Dr Gary Barker
WebsiteFood Safety Centre
I trained as a theoretical physicist and have worked at the Institute of Food Research, UK, since 1984. My research has centered on the application of theoretical and computational techniques in Food Materials science and Food Safety science. Food materials research has included mathematical modeling and computer simulation of macromolecular suspensions, colloids, foams, powders and grains. Food safety research has included spatio-temporal modeling of bacterial growth, predictive microbiology and quantitative risk assessment.
I lead a small group pursuing improved methods for quantitative risk assessment. This research has centered on the development of novel computer based tools for complex systems analysis and decision support and, in particular, Bayesian Belief Network methods to encode and analyse food borne hazard domains.
My current interests include the integration of systems biology methods into risk assessments, integration of user centric information sources into risk assessment and a stronger appreciation of global food chains with respect to food safety and food security.
Time series analysis of the Bacillus subtilis sporulation network reveals low dimensional chaotic dynamics
Frontiers in Microbiology 7 p1760
Publisher’s version: 10.3389/fmicb.2016.01760
Applied and Environmental Microbiology 82 p6019-6029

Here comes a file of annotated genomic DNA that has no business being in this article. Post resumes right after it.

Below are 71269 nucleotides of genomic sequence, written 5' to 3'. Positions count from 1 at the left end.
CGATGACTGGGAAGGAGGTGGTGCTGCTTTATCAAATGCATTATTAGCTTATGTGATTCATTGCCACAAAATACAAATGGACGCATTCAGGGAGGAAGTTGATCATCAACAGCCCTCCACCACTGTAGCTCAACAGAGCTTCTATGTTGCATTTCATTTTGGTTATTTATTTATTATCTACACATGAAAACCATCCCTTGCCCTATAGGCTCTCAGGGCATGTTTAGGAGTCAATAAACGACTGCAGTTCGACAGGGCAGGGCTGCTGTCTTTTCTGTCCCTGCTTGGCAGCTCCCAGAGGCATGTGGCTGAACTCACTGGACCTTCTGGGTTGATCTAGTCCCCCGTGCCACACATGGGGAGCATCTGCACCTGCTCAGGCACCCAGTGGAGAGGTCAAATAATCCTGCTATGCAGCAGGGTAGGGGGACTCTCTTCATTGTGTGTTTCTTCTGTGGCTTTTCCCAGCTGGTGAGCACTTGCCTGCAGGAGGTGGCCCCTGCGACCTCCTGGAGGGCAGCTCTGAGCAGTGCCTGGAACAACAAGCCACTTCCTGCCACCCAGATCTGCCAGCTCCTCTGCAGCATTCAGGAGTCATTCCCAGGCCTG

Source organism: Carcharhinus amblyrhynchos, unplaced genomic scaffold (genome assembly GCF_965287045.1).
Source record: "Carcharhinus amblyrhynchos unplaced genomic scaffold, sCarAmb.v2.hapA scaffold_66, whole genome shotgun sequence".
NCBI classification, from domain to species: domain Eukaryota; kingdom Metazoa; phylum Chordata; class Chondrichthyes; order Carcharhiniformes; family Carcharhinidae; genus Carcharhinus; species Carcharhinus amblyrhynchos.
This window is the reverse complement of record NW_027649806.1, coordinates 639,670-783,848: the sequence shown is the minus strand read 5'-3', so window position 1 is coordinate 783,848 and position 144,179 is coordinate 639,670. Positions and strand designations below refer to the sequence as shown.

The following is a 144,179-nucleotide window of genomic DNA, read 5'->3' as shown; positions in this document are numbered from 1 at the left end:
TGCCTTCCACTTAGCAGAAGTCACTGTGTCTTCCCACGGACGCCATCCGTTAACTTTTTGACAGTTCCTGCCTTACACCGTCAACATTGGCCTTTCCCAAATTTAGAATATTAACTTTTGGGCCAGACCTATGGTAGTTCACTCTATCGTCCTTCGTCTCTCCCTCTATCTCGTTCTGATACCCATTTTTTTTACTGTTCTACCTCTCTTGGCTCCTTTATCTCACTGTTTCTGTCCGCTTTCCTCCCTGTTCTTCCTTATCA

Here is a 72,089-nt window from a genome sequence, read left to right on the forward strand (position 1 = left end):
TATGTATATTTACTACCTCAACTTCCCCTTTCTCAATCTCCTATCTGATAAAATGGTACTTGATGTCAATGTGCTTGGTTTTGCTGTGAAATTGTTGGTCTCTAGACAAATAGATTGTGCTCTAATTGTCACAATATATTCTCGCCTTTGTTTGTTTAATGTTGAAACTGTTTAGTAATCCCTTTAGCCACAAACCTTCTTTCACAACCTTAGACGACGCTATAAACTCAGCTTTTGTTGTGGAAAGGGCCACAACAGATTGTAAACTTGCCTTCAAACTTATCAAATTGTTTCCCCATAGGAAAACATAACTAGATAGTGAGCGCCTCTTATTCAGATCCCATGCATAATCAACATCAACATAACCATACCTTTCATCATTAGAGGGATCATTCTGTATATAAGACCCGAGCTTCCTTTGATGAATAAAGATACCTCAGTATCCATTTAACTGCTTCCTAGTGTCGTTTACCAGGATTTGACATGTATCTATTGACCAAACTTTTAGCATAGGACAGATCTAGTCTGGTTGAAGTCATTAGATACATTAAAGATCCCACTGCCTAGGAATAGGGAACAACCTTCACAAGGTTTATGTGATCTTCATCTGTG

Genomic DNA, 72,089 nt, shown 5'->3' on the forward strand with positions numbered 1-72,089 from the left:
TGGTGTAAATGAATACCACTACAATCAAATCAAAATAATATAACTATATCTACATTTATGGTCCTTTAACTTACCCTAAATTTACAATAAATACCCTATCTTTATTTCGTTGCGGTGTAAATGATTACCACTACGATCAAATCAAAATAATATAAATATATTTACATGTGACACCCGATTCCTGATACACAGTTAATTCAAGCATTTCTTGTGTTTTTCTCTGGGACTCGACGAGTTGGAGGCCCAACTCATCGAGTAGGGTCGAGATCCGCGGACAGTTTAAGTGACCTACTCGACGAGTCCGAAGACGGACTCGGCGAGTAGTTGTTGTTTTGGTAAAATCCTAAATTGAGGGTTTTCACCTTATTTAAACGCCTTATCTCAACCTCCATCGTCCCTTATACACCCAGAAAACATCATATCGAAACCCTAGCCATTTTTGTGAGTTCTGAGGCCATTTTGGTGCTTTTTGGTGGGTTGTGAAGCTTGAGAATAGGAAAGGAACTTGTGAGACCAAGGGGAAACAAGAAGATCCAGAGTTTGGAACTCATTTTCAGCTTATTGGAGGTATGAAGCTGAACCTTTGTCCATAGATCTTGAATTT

Publisher’s version: doi:10.1128/AEM.01737-16
Applied and Environmental Microbiology 82 p1675-1685
Publisher’s version: doi:10.1128/AEM.03630-15
The pattern of growth observed for Clostridium botulinum type A1 strain ATCC 19397 is influenced by nutritional status and quorum sensing: a modelling perspective.
FEMS Pathogens and Disease 73 pftv084
Publisher’s version: 10.1093/femspd/ftv084
Journal of Bacteriology 198 p204-211
Publisher’s version: 10.1128/jb.00630-15
A new study from the Institute of Food Research has provided information about the likely numbers of spores of Clostridium botulinum in raw food materialsmore +
Dr Gary Barker explores issues around the meat supply chain in Tanzaniamore +
IFR is a partner in a project that is helping reduce the risk of foodborne disease in Tanzania’s meat supply chain.more +
A BBSRC China Partnership Award has allowed the Institute of Food Research to build up a fruitful relationship with Chinese scientists, to contribute to reducing the risks of food poisoning.more +
Principal Scientist, Institute of Food Research, Norwich, UK.
|1986 - 1992||Senior Scientist, Institute of Food Research, Norwich, UK.|
|1984 - 1986||Higher Scientific Officer, Insititute of Food Research, Norwich, UK.|
|1981 - 1984||Research Assistant, Physics, Sheffield University.|
|1981||Ph.D. Theoretical Physics, Sheffield University.|
|1978||B.Sc. Physics, Sheffield University.|